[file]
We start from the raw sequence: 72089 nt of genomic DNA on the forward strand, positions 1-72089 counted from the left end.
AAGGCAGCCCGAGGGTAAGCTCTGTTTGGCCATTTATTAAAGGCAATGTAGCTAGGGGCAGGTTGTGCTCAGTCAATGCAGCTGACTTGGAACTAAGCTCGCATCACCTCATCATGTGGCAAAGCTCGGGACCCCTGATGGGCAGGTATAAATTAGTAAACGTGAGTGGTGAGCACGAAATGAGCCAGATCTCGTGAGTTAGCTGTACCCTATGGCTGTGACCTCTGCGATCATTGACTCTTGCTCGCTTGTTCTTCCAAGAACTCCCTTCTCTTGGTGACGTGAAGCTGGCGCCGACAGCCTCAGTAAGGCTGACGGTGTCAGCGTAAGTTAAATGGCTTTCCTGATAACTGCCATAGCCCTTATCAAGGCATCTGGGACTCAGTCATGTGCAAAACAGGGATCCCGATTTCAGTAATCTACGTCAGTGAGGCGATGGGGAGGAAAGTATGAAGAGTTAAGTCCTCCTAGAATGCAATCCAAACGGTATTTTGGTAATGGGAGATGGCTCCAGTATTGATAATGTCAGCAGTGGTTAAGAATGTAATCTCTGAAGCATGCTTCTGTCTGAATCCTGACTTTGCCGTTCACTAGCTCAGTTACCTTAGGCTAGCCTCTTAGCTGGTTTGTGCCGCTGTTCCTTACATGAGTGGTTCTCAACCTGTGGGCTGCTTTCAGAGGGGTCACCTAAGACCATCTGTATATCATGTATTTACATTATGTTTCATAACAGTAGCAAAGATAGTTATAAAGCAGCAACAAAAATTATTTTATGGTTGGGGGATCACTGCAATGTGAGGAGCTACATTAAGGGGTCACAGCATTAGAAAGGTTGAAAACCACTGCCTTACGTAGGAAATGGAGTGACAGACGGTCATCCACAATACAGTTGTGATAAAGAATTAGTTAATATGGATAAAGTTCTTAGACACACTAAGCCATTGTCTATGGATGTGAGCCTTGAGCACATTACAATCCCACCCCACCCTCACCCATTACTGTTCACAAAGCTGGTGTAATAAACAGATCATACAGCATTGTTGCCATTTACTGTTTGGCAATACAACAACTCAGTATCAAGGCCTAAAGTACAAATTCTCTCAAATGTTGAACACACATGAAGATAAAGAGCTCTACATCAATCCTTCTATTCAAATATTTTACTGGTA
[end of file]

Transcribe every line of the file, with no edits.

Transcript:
We start from the raw sequence: 72089 nt of genomic DNA on the forward strand, positions 1-72089 counted from the left end.
AAGGCAGCCCGAGGGTAAGCTCTGTTTGGCCATTTATTAAAGGCAATGTAGCTAGGGGCAGGTTGTGCTCAGTCAATGCAGCTGACTTGGAACTAAGCTCGCATCACCTCATCATGTGGCAAAGCTCGGGACCCCTGATGGGCAGGTATAAATTAGTAAACGTGAGTGGTGAGCACGAAATGAGCCAGATCTCGTGAGTTAGCTGTACCCTATGGCTGTGACCTCTGCGATCATTGACTCTTGCTCGCTTGTTCTTCCAAGAACTCCCTTCTCTTGGTGACGTGAAGCTGGCGCCGACAGCCTCAGTAAGGCTGACGGTGTCAGCGTAAGTTAAATGGCTTTCCTGATAACTGCCATAGCCCTTATCAAGGCATCTGGGACTCAGTCATGTGCAAAACAGGGATCCCGATTTCAGTAATCTACGTCAGTGAGGCGATGGGGAGGAAAGTATGAAGAGTTAAGTCCTCCTAGAATGCAATCCAAACGGTATTTTGGTAATGGGAGATGGCTCCAGTATTGATAATGTCAGCAGTGGTTAAGAATGTAATCTCTGAAGCATGCTTCTGTCTGAATCCTGACTTTGCCGTTCACTAGCTCAGTTACCTTAGGCTAGCCTCTTAGCTGGTTTGTGCCGCTGTTCCTTACATGAGTGGTTCTCAACCTGTGGGCTGCTTTCAGAGGGGTCACCTAAGACCATCTGTATATCATGTATTTACATTATGTTTCATAACAGTAGCAAAGATAGTTATAAAGCAGCAACAAAAATTATTTTATGGTTGGGGGATCACTGCAATGTGAGGAGCTACATTAAGGGGTCACAGCATTAGAAAGGTTGAAAACCACTGCCTTACGTAGGAAATGGAGTGACAGACGGTCATCCACAATACAGTTGTGATAAAGAATTAGTTAATATGGATAAAGTTCTTAGACACACTAAGCCATTGTCTATGGATGTGAGCCTTGAGCACATTACAATCCCACCCCACCCTCACCCATTACTGTTCACAAAGCTGGTGTAATAAACAGATCATACAGCATTGTTGCCATTTACTGTTTGGCAATACAACAACTCAGTATCAAGGCCTAAAGTACAAATTCTCTCAAATGTTGAACACACATGAAGATAAAGAGCTCTACATCAATCCTTCTATTCAAATATTTTACTGGTA